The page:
AUC Announces #Tweetright Competition Winners
The American University in Cairo (AUC) announced yesterday the winners of #TweetRight competition, which was coordinated by AUC’s Academy of Liberal Arts, Common Reading Experience (CRE), and Twitter. The winning team of students who created Twitter account @Justnewsauc received a Twitter MENA Innovation Award and $5,000 Twitter for Goods Ads Grant. The second prize went to team @PowerKnowledge7, who also received a Twitter MENA Innovation Award. The competition allowed teams of students to create a Twitter account and tweet with the aim of identifying misinformation/fake news (a key theme of this year's CRE text Fahrenheit 451). Tweets of the winning teams were the most creative, active, and engaging among the competing teams. Themes of Fahrenheit 451 also included knowledge and power and human Interaction in the age of digital technology. The judging panelists were George Salama ‘05, head of Twitter Public Policy, Government & Philanthropy for the Middle East and North Africa region and Stefanie Felsberger, senior researcher at AUC’s Access to Knowledge for Development Center (A2K4D).
@Justnewsauc Twitter account that won first prize was created and run by freshmen students Freddy Eskaros, Carol Zaki, Joy Wanis, Farah Abdelsalam and Rola Amro. The idea behind the account was to show how fake news travels fast and raise awareness on the need to check the credibility of news sources on social media. The five students created an account that reported fake news yet in the bio they mentioned that the account is not a trusted source of news. “We found that some retweeted the news we created as jokes and some others actually believed them,” said Eskaros, “The main problem that we face on social media is that people believe anything they read even if it is a joke,” said Eskaros.
The idea behind @PowerKnowledge7, which won the second prize, was to spread real and correct information about problems in Egypt like water scarcity and Female Genital Mutilation. The team comprised of four freshmen students Lucinda Fahmy, Aya Elshenawy, Mayada Metwaly and Salma Yassin. Fahmy said: “I am really happy because we didn’t expect to win. We felt it was our responsibility to spread correct information and after winning the second prize we feel more responsible and we will continue on raising awareness about Egypt’s problems and the means to address them.”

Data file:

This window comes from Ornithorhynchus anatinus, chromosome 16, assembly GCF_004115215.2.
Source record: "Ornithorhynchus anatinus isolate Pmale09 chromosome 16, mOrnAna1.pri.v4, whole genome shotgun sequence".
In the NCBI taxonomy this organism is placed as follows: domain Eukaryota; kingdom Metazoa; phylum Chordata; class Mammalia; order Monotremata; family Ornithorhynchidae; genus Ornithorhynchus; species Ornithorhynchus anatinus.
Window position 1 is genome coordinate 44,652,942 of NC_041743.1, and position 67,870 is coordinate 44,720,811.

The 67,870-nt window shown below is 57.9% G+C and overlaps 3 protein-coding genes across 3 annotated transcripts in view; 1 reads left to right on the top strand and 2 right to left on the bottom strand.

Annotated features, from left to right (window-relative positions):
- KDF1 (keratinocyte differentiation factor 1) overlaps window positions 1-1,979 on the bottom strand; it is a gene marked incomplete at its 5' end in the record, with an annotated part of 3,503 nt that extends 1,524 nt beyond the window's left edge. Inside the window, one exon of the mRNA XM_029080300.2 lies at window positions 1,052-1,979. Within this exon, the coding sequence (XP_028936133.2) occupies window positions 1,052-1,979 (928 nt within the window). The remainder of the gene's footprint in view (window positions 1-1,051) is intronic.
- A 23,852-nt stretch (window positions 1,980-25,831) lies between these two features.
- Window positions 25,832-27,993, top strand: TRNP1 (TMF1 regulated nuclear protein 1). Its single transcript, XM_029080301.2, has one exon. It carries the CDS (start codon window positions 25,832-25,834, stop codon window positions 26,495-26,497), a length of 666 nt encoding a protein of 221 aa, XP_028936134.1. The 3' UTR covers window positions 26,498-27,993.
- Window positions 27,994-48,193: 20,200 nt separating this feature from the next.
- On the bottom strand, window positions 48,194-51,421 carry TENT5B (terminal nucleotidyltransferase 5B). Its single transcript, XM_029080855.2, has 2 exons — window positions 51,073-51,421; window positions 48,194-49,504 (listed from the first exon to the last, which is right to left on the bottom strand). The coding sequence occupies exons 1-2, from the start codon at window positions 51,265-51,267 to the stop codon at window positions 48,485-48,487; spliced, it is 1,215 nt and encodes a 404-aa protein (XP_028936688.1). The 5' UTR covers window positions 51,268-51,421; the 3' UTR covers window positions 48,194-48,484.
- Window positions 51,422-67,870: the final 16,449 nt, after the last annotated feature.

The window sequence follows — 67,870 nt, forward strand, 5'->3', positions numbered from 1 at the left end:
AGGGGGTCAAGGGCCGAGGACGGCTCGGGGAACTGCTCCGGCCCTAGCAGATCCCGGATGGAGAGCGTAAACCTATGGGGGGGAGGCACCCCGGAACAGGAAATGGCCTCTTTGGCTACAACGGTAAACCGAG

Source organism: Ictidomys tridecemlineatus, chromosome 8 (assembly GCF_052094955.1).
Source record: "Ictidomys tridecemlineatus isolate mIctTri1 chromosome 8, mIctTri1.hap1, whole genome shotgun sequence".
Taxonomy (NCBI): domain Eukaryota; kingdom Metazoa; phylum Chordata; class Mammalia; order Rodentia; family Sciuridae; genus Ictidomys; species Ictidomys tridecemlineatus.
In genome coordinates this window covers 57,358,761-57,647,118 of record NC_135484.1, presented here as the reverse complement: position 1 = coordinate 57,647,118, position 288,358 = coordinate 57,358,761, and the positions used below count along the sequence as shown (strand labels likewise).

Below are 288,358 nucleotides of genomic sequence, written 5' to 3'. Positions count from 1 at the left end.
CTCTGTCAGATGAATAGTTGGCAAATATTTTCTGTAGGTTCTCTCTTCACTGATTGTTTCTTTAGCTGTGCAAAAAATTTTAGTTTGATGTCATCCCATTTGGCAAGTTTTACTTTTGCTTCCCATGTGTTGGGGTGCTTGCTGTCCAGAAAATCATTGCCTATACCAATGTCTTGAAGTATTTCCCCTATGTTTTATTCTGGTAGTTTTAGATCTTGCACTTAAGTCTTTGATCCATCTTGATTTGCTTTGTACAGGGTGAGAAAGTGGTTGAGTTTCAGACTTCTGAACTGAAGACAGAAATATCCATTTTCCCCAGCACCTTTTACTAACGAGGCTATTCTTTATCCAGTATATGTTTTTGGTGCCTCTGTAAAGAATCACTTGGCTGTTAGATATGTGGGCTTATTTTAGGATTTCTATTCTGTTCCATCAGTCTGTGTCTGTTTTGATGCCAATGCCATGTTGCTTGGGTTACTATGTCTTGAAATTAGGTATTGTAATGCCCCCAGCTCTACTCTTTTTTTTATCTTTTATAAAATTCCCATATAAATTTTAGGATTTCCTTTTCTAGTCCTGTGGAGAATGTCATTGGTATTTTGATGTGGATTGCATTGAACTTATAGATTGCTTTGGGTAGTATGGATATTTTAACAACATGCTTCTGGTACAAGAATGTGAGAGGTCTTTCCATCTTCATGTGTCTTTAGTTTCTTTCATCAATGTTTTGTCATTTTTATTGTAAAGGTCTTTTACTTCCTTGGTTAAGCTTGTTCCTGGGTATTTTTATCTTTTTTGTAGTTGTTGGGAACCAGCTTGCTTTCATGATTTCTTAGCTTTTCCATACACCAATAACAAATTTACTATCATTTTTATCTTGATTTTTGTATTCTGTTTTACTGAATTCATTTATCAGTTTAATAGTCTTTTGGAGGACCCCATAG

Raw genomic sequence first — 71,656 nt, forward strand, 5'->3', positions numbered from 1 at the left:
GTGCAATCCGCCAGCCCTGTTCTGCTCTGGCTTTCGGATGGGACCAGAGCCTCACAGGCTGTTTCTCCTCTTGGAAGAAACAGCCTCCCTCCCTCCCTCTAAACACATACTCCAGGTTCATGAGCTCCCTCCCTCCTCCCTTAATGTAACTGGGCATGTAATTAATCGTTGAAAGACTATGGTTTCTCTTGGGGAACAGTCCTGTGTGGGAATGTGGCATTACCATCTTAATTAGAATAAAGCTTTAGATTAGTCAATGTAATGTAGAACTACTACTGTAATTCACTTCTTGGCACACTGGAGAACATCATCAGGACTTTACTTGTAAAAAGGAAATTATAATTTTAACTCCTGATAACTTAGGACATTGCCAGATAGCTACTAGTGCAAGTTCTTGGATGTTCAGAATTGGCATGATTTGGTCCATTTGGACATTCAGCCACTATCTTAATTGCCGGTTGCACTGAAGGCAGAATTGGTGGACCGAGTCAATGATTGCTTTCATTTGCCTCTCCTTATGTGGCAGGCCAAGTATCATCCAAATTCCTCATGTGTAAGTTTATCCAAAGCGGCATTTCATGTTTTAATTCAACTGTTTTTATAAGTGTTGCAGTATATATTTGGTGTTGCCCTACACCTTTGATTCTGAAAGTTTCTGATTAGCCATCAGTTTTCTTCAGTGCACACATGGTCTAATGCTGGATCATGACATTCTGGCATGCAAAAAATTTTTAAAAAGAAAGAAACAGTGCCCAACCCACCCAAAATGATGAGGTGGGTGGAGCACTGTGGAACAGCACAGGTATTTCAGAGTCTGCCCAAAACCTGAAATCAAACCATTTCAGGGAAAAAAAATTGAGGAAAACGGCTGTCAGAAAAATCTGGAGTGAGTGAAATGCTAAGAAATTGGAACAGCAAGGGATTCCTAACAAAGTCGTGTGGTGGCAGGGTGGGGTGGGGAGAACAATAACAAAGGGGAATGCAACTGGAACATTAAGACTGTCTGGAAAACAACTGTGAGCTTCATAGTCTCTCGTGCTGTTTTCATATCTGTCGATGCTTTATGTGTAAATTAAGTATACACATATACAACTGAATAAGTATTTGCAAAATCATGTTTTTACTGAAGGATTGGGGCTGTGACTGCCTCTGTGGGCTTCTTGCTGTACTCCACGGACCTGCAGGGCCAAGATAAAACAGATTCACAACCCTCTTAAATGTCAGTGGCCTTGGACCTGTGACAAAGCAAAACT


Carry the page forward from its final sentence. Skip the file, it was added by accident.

Salama believes that the collaboration between Twitter and AUC puts a spotlight on the importance of digital literacy as a key component in the education of youth, “Through this project, we aimed at developing the digital literacy skills of the students by focusing mainly on fighting the spread of misinformation and helping them understand how to be responsible online.”
He also added: “We believe the open exchange of information can have a positive impact on the world. We work on harnessing the positive power of Twitter through civic engagement and partnerships such as the one we have developed with AUC.” As part of Twitter’s global media literacy efforts, Salama explained that they have been working on programs aimed at empowering Twitter users to build their critical thinking and connect them to resources in order to give them control over their online experience.
Last year, Twitter introduced a new approach to improve the health of the public conversation on the platform. Since then, Salama said: “We have introduced more than 70 changes to product, policy and processes to help people feel safer online. While we continue to ensure that we’re surfacing the highest quality content on a platform level, we wanted to engage youth in the region to help develop their strength in using the tools and information learned in the workshops that we delivered during the competition.”
Doris Jones, director of AUC’s Common Reading Experience highlighted how the CRE's collaboration with Twitter has allowed students to share reading experiences on a scale and in a fashion that would not previously have been possible. “Reading is foundational for all learning and this competition further highlighted changing reading practices in the age of online social networking and pinpoints a particular time during AUC's Centennial year that opens new vistas about the spread of knowledge, education, culture, and ideology,” she added.
The impact of digitizing the CRE and introducing the social media component to the reading experience has proved beneficial, as Jones explained that students have been more engaged with Fahrenheit 451 because the text is an e-book, which allowed the CRE to distribute the text to hundreds of students and enabled students to read the book on their smart phones and other digital devices. “Also having Twitter as a partner places a spotlight on our chosen text, Fahrenheit 451, while also allowing our students to utilize social media as an opportunity to build a community of discussants around the text,” she added.
While Twitter previously provided a Digital Literacy workshop with AUC’s A2K4D, this is Twitter’s first time, in Egypt and the MENA region, to launch a competition of an academic nature. “With the #TweetRight competition, our focus was to engage with students directly by addressing a present day challenge. We look forward to increased collaborations with AUC, specifically on more student-focused programs,” said Salama.